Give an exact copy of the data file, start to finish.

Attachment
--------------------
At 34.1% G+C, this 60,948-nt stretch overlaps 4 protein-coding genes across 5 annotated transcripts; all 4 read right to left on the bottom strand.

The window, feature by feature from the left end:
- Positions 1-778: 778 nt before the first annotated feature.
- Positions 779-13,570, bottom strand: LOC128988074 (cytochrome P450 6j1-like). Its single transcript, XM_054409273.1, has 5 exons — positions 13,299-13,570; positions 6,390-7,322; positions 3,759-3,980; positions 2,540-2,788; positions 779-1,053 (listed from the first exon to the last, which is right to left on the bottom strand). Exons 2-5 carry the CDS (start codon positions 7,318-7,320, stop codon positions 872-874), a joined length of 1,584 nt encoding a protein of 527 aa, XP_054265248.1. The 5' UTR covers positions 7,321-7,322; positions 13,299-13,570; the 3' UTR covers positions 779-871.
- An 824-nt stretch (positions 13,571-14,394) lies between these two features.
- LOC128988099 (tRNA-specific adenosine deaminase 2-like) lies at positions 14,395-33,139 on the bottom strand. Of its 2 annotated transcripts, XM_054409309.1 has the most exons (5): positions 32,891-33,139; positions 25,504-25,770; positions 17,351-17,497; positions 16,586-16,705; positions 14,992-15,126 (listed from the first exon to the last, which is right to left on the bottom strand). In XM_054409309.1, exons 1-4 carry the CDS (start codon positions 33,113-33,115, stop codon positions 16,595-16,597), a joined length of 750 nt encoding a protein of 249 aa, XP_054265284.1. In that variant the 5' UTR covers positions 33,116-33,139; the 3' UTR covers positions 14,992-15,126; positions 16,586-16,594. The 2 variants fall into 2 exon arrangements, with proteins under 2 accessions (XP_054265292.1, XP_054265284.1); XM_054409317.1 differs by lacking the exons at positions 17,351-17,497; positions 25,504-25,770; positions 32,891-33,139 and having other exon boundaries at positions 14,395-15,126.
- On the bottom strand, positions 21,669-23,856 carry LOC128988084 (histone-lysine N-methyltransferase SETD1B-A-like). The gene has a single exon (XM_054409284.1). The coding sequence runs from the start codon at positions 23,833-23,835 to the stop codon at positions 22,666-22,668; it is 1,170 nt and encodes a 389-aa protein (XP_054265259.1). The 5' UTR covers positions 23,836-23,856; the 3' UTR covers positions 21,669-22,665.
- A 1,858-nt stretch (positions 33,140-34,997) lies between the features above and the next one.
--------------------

At 34.1% G+C, this 60,948-nt stretch overlaps 4 protein-coding genes across 5 annotated transcripts; all 4 read right to left on the bottom strand.

The window, feature by feature from the left end:
- Positions 1-778: 778 nt before the first annotated feature.
- Positions 779-13,570, bottom strand: LOC128988074 (cytochrome P450 6j1-like). Its single transcript, XM_054409273.1, has 5 exons — positions 13,299-13,570; positions 6,390-7,322; positions 3,759-3,980; positions 2,540-2,788; positions 779-1,053 (listed from the first exon to the last, which is right to left on the bottom strand). Exons 2-5 carry the CDS (start codon positions 7,318-7,320, stop codon positions 872-874), a joined length of 1,584 nt encoding a protein of 527 aa, XP_054265248.1. The 5' UTR covers positions 7,321-7,322; positions 13,299-13,570; the 3' UTR covers positions 779-871.
- An 824-nt stretch (positions 13,571-14,394) lies between these two features.
- LOC128988099 (tRNA-specific adenosine deaminase 2-like) lies at positions 14,395-33,139 on the bottom strand. Of its 2 annotated transcripts, XM_054409309.1 has the most exons (5): positions 32,891-33,139; positions 25,504-25,770; positions 17,351-17,497; positions 16,586-16,705; positions 14,992-15,126 (listed from the first exon to the last, which is right to left on the bottom strand). In XM_054409309.1, exons 1-4 carry the CDS (start codon positions 33,113-33,115, stop codon positions 16,595-16,597), a joined length of 750 nt encoding a protein of 249 aa, XP_054265284.1. In that variant the 5' UTR covers positions 33,116-33,139; the 3' UTR covers positions 14,992-15,126; positions 16,586-16,594. The 2 variants fall into 2 exon arrangements, with proteins under 2 accessions (XP_054265292.1, XP_054265284.1); XM_054409317.1 differs by lacking the exons at positions 17,351-17,497; positions 25,504-25,770; positions 32,891-33,139 and having other exon boundaries at positions 14,395-15,126.
- On the bottom strand, positions 21,669-23,856 carry LOC128988084 (histone-lysine N-methyltransferase SETD1B-A-like). The gene has a single exon (XM_054409284.1). The coding sequence runs from the start codon at positions 23,833-23,835 to the stop codon at positions 22,666-22,668; it is 1,170 nt and encodes a 389-aa protein (XP_054265259.1). The 5' UTR covers positions 23,836-23,856; the 3' UTR covers positions 21,669-22,665.
- A 1,858-nt stretch (positions 33,140-34,997) lies between the features above and the next one.